Composer Matthias Krüger was born in Ulm and grew up in Brussels and Trier. He studied music composition at Cologne’s Hochschule für Musik und Tanz and at Columbia University in New York City, as well as French language in Cologne and Sorbonne University in Paris. His principal composition teachers include Krzysztof Meyer, Fabien Lévy and Johannes Schöllhorn. He attended festivals such as the Darmstadt International Summer Courses for New Music 2010 and impuls Academy 2011 in Graz and drawn inspiration from master classes and personal encounters with composers like Hans Abrahamsen, Mark André, Georges Aperghis, Chaya Czernowin, Georg Friedrich Haas, José-María Sánchez-Verdú and Vladimir Tarnopolski as well as the Composition Seminar of New York University with Nils Vigeland.
He has received numerous awards and scholarships, including from DAAD, the German National Academic Foundation, Berlin’s Mendelssohn competition in 2013, Cologne's Zimmermann award in 2015, the Chevillion-Bonnaud composition prize of the 12th Orléans International Piano Competition in 2016 as well as most recently a nomination for the 2018 Gaudeamus Award. Supported by the Arts Foundation of Northrhine-Westphalia he spent the Fall of 2015 as an Artist-in-Residence in Istanbul/Turkey as well as travelled to Aotearoa-New Zealand in 2018 on a two-month research grant to gain a deeper insight into kaupapa Māori, kapa haka and taonga puoro. Between 2014 and 2018 he worked part-time at the Institute of Musicology of Bonn University (D).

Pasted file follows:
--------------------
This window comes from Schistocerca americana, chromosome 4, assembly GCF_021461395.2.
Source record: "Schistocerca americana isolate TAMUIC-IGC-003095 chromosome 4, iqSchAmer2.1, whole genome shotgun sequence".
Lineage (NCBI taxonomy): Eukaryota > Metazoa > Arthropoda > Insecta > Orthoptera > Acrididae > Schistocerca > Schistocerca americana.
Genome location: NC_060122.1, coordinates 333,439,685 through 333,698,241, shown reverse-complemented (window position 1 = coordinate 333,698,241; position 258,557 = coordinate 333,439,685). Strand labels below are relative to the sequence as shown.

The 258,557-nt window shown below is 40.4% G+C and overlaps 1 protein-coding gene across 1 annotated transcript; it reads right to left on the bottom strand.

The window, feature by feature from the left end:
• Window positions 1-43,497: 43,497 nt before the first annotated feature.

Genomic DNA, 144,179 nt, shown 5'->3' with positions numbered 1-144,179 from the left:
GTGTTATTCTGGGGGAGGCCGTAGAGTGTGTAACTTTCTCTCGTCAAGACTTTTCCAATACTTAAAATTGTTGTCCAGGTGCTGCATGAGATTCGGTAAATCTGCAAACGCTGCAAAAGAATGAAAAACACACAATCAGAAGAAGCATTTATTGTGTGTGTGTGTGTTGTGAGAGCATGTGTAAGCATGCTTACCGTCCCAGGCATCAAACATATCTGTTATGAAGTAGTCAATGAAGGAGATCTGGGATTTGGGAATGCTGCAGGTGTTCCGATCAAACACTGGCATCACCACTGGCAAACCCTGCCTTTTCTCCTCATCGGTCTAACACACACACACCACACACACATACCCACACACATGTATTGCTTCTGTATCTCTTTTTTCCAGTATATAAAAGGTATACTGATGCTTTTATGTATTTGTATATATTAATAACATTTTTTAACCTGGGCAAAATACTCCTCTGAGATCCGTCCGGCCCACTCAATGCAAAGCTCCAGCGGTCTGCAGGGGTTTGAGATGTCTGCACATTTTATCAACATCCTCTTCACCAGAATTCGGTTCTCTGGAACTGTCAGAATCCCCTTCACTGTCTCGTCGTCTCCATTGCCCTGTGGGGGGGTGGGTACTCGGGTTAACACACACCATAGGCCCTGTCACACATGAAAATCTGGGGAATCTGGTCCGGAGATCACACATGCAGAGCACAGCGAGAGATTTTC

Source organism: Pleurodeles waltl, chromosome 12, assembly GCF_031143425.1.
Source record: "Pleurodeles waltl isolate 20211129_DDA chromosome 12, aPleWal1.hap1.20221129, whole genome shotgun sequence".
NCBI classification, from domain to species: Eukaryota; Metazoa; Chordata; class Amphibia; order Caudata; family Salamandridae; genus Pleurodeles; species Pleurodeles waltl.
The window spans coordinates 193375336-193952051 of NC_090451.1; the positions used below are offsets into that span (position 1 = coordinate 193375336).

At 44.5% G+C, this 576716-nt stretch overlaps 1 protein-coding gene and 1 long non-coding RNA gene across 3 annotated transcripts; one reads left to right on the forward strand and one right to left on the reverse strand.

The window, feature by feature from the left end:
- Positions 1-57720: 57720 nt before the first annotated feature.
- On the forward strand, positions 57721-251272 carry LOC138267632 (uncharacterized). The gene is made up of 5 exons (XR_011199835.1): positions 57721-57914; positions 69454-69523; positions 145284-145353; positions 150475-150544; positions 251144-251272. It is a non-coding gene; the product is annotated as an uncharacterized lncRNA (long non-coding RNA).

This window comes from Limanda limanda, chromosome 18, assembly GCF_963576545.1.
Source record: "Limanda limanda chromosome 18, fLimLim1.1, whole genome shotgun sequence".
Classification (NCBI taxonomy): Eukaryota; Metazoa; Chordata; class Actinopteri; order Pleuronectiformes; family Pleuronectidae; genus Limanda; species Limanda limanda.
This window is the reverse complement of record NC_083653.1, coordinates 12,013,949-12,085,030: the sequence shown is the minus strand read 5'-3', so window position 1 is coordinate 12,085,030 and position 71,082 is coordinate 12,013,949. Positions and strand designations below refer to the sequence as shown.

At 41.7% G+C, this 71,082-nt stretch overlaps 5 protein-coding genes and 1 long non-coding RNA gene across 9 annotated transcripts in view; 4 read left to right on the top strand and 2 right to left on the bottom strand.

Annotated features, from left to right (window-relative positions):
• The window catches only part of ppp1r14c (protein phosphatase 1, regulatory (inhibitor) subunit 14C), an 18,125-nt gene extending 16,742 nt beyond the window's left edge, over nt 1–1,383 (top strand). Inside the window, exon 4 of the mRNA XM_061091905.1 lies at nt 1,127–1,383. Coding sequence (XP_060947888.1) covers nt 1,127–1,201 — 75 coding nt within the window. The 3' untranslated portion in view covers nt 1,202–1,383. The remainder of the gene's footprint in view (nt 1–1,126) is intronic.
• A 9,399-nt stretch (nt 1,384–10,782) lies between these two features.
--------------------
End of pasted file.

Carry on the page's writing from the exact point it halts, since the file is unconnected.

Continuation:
He received commissions from WDR (Musik der Zeit), Westfalen Classics 2017, NewTalents Biennale Cologne 2014, and Young Euro Classic Berlin 2013, among others, as well as from soloists Xavier Larsson Paez (saxophone), Claudia Chan (piano) and Krisztián Palágyi (accordion). Matthias' music has been performed by the WDR Symphony Orchestra, ensemble ascolta (Stuttgart), ensemble inverspace (Basel, CH), Ma'alot wind quintet, ensemble hand werk, mam.manufaktur für aktuelle musik, Ensemble BRuCH , Fukio Ensemble (all Cologne), IEMA ensemble (Frankfurt), Slagwerk Den Haag and Oerknal (both The Hague), PluralEnsemble (Madrid), and Meitar Ensemble (Tel Aviv), as well as soloists like Werner Dickel, Neus Estarellas Calderón, Patrick Stadler and Imri Talgam, among others, in Austria, France, Germany, Israel, Italy, the Netherlands, Poland, Spain, Sweden, Switzerland, the US, Canada, China and Japan, as part of festivals such as ECLAT Stuttgart, Donaueschinger Musiktage, Gaudeamus Muziekweek, Festival de Royaumont, Shanghai New Music Week, Northwestern University New Music Conference 2014, and Mallorca Saxophone Festival, and in venues such as Konzerthaus Berlin, WDR Funkhaus Cologne, Palau de la Música Catalana Barcelona, and Carnegie Hall New York.